Khmer Rouge

Tribunal Officials Have Reduced Budget for Donors

Cambodian military officials line up in front the top leaders of Khmer Rouge portraits, from right,  former Khmer Rouge Foreign Minister Ieng Sary, former Khmer Rouge head of state Khieu Samphan, and  former Deputy Secretary Nuon Chea, during the second day of trial of the U.N.-backed war crimes tribunal in Phnom Penh, file photo. Cambodian military officials line up in front the top leaders of Khmer Rouge portraits, from right, former Khmer Rouge Foreign Minister Ieng Sary, former Khmer Rouge head of state Khieu Samphan, and former Deputy Secretary Nuon Chea, during the second day of trial of the U.N.-backed war crimes tribunal in Phnom Penh, file photo.
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Cambodian military officials line up in front the top leaders of Khmer Rouge portraits, from right,  former Khmer Rouge Foreign Minister Ieng Sary, former Khmer Rouge head of state Khieu Samphan, and  former Deputy Secretary Nuon Chea, during the second day of trial of the U.N.-backed war crimes tribunal in Phnom Penh, file photo.
Cambodian military officials line up in front the top leaders of Khmer Rouge portraits, from right, former Khmer Rouge Foreign Minister Ieng Sary, former Khmer Rouge head of state Khieu Samphan, and former Deputy Secretary Nuon Chea, during the second day of trial of the U.N.-backed war crimes tribunal in Phnom Penh, file photo.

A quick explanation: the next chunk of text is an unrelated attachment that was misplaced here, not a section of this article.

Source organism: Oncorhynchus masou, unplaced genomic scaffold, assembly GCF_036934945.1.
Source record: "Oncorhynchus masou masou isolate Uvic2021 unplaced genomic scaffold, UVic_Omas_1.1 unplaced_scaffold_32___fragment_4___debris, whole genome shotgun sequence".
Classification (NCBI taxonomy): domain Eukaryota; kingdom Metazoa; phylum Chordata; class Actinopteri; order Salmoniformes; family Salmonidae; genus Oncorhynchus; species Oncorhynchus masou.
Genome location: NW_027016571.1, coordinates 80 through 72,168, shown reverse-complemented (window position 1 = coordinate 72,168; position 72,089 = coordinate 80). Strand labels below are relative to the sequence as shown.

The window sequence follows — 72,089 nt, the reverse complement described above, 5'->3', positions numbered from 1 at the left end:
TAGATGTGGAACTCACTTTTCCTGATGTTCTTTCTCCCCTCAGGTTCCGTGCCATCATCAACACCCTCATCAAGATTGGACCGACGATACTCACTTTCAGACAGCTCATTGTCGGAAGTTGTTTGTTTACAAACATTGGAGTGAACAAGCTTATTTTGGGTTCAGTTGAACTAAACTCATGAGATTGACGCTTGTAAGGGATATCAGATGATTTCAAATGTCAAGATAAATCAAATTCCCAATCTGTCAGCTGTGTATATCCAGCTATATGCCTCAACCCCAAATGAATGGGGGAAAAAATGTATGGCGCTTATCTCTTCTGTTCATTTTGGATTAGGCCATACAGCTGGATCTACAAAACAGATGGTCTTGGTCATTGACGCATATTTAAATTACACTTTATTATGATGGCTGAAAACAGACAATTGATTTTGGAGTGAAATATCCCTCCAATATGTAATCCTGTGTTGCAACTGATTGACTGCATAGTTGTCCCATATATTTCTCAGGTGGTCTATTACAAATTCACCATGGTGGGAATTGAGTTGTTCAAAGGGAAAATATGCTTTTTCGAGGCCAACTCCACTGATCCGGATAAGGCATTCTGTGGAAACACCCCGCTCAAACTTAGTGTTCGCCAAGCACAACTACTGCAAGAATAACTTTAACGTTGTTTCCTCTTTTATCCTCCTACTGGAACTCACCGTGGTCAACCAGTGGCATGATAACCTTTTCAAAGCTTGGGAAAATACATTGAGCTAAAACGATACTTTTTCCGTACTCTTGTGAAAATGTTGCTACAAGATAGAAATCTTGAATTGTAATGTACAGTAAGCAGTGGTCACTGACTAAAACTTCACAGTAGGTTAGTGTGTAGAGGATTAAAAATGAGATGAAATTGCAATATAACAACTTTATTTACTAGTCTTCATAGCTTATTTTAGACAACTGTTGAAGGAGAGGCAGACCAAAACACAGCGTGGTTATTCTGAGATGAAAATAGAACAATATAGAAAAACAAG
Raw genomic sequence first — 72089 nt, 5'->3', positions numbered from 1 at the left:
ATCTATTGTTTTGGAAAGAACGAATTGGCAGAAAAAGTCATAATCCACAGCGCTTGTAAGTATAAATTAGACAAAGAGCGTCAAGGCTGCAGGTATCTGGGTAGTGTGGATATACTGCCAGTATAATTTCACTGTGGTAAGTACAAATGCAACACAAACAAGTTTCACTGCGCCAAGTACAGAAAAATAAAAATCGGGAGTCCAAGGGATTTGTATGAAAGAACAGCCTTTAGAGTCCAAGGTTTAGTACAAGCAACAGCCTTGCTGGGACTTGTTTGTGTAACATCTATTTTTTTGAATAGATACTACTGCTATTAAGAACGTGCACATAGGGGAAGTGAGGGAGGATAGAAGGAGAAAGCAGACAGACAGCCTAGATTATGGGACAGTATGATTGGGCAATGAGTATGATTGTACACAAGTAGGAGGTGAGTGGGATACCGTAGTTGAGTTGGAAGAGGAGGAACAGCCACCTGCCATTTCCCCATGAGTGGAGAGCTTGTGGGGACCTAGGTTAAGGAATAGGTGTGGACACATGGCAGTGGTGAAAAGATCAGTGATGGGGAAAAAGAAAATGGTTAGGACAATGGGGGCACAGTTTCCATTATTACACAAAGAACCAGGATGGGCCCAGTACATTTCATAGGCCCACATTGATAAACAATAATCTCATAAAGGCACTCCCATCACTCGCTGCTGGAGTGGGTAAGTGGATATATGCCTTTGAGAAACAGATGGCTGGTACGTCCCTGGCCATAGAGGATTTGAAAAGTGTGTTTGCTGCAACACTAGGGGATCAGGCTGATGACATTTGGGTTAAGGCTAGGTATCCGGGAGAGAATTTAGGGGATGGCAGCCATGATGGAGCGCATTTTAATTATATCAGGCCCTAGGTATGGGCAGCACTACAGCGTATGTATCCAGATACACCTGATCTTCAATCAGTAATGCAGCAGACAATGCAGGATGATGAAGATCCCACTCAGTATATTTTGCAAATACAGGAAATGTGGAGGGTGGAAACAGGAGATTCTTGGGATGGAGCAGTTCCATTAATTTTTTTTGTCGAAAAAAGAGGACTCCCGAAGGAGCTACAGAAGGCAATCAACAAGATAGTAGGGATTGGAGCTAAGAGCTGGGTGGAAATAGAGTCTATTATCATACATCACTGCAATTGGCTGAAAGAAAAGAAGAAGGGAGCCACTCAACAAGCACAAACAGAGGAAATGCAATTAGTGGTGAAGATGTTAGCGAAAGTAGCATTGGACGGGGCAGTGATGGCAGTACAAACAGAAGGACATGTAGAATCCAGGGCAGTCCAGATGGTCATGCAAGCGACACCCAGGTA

Kong SothanarithVOA Khmer
PHNOM PENH - The financially troubled Khmer Rouge tribunal typically needs about $32.4 million for its international side and $9.7 million for its Cambodian side to run each year. But court officials say they are looking for ways to trim both figures before requesting more funding from international donors.

A funding meeting will be held in New York at the end of the year to settle on a figure, as the UN-backed court moves forward.

So far the court, established in 2006, has cost more than $200 million and has successfully tried just one former Khmer Rouge leader, Comrade Duch, supervisor of the Tuol Sleng prison and torture center, who plead guilty.

Three more aging leaders—Nuon Chea, Khieu Samphan and Ieng Sary—are currently on trial for atrocity crimes. Former social affair minister Ieng Thirith has been remanded to house arrest and found mentally unfit to stand trial. Two more cases that would indict five more suspects remain in doubt, fervently opposed by Prime Minister Hun Sen and other top government leaders, some with ties to the Khmer Rouge themselves.

The tribunal has struggled with funding for years, and court officials say about 300 local Cambodian staff soon may see a delay in their salary disbursement, up to two weeks. New Zealand recently announced it would provide another $200,000 to the court, bringing its own total to $1.2 million over six years.

Court officials say the latest budgets have been revised and passed on to donors like the US and Japan, but they declined to say by how much the budget has been reduced.
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